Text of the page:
Great Western Railway Electric Train Tests
The first Great Western Railway electric train tests have been a success this weekend, following trial runs between Reading and Didcot. The test run was saw a new Hitachi-built electric train run from Reading to Didcot. The achievement marks a key milestone of the electrification project.
Hitachi Rail’s new Class 800 Intercity Express Train ran from Reading to Didcot on Saturday 16 and Sunday 17 July 2016. The series of exercises was to test the new overhead electric power system. The train hit speeds of 200 km/h between the two stations. The test was overseen by Network Rail, the infrastructure manager in charge of electrification works on the entire line between London Paddington Station and Bristol, Cardiff, Oxford and Newbury. The train itself was supplied by Agility Trains and Hitachi Rail Europe.
The electrification works between Reading and Didcot were completed as a priority, in order to act as a testing ground for the power systems and the trains themselves. The train, a Hitachi Class 800 train designed especially for Great Western Railway, is part of the government’s InterCity Express Programme (IEP). The programme is worth an estimated £5.7 billion, and will create 700 direct jobs and thousands of support jobs as part of its supply chain. The fleet, which will be made in the UK, will total 57 trains, delivering greater capacity and an improved passenger experience.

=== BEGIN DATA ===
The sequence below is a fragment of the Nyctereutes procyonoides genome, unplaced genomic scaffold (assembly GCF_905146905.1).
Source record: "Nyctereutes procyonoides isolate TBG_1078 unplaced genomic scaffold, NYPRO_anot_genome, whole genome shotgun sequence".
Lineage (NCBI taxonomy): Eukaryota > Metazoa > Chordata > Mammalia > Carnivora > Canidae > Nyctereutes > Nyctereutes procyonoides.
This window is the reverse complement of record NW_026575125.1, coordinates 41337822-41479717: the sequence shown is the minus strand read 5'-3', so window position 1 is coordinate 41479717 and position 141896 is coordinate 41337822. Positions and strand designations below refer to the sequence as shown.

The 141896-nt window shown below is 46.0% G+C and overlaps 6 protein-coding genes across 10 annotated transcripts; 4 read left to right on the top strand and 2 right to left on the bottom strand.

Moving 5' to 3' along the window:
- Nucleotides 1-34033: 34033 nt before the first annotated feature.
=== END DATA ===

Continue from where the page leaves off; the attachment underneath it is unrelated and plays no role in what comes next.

Mark Langman, Route Managing Director for Network Rail Western, said:
“This is a great step forward, and I’d like to pay tribute to the team who have worked very hard to make this happen. This is the future of rail being built before our eyes and it’s a very exciting time to be involved in this project. This weekend we’ve come a big step closer to providing faster, quieter, and more efficient services to the people of the region who depend on railways.”
Testing will now continue as construction continues on the Greater West programme, with passenger operations scheduled to begin from summer 2017.